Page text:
By mid-afternoon we reach a magic viewpoint high above 10 Mile Pond. Cautiously I position myself in a naturally occurring lounge chair made of a tightly matted, small-leaved plant.
Snuggling comfortably into my leafy seat, my feet rest on top of the cliff that drops 700m below. I'm on the edge of the world, looking down on a lake that stretches out into the distance.
This is why we hike, why we push through tough physical challenges, for these moments and experiences.
Tramping these non-congested trails, dealing with digital detox, means you become more connected to the real world around you.
By tramping you become an active participant in life rather than a passive observer.
Wet socks and tramping boots, the wind on your face and the earthy smell of the bogs make you well aware of just how in touch with the world you are. There's nothing like feeling pushed outside your comfort zone and achieving a personal goal or going further than you thought you could.
We tramp to a spectacular campsite that gives us a view of the lake from a different angle.
A crazy Australian and an American in our group go skinny-dipping in the lake and, after a delicious meal of spicy pasta casserole, we are treated to one of the longest sunsets I have ever seen.
Shards of light stretch through the sky, highlighting the rolling cliff tops on the other side of the steep valley.
Eventually the sun dips below the horizon on the Atlantic Ocean.
With an area of 108,860sq km, Newfoundland is the world's 16th-largest island, Canada's fourth-largest. Gros Morne National Park was designated a World Heritage site by Unesco's World Heritage Committee as an area of exceptional natural beauty in 1987.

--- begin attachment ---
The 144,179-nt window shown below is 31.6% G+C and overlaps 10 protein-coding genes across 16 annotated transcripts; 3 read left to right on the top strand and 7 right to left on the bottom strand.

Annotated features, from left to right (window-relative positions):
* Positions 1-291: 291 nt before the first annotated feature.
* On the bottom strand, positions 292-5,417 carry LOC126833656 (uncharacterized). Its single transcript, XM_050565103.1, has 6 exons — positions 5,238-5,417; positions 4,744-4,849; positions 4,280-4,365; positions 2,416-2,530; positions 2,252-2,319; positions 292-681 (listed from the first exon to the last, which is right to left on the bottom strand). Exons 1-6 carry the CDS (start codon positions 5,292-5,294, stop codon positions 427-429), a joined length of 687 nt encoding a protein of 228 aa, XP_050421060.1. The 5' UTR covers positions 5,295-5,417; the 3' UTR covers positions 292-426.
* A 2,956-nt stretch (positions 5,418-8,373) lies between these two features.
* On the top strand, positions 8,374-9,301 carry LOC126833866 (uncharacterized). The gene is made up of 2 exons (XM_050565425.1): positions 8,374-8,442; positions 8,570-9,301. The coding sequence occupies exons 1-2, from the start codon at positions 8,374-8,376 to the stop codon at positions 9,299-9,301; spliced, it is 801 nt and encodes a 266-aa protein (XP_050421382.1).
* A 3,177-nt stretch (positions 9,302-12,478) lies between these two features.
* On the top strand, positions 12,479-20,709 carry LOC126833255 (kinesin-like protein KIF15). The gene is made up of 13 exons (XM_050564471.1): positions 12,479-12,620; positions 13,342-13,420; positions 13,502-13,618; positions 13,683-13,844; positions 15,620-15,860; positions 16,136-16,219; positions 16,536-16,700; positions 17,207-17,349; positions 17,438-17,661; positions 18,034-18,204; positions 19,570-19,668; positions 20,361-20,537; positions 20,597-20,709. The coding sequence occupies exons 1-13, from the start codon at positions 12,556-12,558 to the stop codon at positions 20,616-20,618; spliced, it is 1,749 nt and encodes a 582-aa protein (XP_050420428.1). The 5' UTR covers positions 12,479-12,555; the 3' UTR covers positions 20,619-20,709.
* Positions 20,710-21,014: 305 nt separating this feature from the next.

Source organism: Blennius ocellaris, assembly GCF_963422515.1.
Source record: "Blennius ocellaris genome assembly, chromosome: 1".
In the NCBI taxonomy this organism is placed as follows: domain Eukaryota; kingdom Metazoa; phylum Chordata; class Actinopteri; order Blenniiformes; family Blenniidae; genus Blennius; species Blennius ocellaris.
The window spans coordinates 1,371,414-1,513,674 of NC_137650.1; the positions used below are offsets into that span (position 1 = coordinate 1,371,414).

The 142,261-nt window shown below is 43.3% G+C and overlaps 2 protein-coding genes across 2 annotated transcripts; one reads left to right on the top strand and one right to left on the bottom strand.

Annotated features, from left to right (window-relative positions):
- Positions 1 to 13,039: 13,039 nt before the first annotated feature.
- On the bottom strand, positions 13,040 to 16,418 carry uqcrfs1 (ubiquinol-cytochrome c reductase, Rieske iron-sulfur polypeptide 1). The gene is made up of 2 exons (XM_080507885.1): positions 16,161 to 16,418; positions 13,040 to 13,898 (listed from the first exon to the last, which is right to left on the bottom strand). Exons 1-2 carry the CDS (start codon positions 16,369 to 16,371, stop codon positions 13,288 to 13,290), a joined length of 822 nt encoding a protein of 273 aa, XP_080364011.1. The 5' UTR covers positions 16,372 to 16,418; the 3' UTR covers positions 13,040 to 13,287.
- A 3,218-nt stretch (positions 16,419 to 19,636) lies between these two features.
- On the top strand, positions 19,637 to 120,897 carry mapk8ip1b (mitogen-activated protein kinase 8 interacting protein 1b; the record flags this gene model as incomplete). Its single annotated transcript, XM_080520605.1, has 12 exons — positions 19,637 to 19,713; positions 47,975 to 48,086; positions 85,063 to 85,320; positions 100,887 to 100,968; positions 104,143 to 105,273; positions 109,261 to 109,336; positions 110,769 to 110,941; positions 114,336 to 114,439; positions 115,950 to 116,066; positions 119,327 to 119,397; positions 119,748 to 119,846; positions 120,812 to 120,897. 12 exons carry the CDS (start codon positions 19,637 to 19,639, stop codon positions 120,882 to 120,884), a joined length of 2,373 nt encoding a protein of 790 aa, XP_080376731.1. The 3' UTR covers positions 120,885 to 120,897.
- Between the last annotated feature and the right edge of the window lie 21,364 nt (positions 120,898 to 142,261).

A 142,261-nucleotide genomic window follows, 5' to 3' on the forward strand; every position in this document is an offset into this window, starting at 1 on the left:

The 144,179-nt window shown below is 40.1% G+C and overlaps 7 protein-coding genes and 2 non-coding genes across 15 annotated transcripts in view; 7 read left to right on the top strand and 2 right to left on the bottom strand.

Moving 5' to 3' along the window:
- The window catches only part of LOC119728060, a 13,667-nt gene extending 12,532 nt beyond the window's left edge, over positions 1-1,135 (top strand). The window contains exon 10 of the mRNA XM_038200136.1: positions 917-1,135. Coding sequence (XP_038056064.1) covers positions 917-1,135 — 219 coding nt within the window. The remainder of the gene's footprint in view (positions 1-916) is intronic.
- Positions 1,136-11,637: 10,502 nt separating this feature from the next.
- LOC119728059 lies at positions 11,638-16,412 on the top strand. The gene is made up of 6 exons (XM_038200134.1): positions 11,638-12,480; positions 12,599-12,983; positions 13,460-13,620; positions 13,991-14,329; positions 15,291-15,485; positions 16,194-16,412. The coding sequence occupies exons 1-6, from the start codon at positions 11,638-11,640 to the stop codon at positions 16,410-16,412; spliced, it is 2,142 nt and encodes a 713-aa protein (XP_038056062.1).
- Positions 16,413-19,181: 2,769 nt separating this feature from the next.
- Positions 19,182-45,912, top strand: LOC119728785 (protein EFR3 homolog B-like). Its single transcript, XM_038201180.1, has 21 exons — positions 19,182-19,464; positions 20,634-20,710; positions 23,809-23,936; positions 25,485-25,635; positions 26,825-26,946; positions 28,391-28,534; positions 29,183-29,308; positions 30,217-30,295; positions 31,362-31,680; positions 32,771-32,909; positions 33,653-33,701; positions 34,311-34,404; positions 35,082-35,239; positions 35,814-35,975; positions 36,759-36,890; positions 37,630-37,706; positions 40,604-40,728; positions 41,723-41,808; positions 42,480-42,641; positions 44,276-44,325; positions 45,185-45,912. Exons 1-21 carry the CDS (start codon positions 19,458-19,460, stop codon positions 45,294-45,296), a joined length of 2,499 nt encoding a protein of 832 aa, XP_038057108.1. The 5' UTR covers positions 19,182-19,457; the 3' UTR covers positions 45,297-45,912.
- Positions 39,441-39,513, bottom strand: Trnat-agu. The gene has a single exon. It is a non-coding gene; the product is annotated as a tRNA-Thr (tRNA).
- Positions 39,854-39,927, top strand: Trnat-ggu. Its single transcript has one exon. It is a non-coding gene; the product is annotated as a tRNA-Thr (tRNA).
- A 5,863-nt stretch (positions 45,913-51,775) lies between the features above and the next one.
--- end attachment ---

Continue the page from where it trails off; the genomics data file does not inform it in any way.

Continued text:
Soaking in the vista, I can see why. A cool morning breeze keeps the notorious black flies at bay as we begin our final day.
I'm up a few cuts and bruises and a small blister has started to form on the outside of my left heel. After a few hours of comfortable walking, the infamous Gros Morne Mountain comes into sight.
The name Gros Morne recalls a time when the French fished along the coast. Gros means big. Morne is a Creole word for small, rounded mountain standing alone. In French, morne also means dismal or gloomy.
It's an apt description, from what I can see.
We are not summiting this 807m high mountain but instead make a steep descent to the base and skirt along the side. The soggy conditions underfoot give way to a loose scree track.
As we descend the terrain changes and soon we are on a marked track among trees that keep increasing in size and density. I'm still on the lookout for a moose but as we get closer to our finish point there are more people around, decreasing the chances of a sighting.
It's a mix of emotions seeing the white van in the car park. A cold lager, made from water directly sourced from local icebergs that are up to 20,000 years old, is a delicious reward.
But I feel I want to continue to discover this amazing landscape. Another trip to this island in the winter months, when icebergs drift off the coastline and lakes freeze, is on the cards.
And — for the record — I spot a moose on the road on the way to the airport at 4am.
has July to August departures available to take on the Long Range Traverse, a six-day moderate to challenging trip, with prices from $3050 per person. International airfares additional.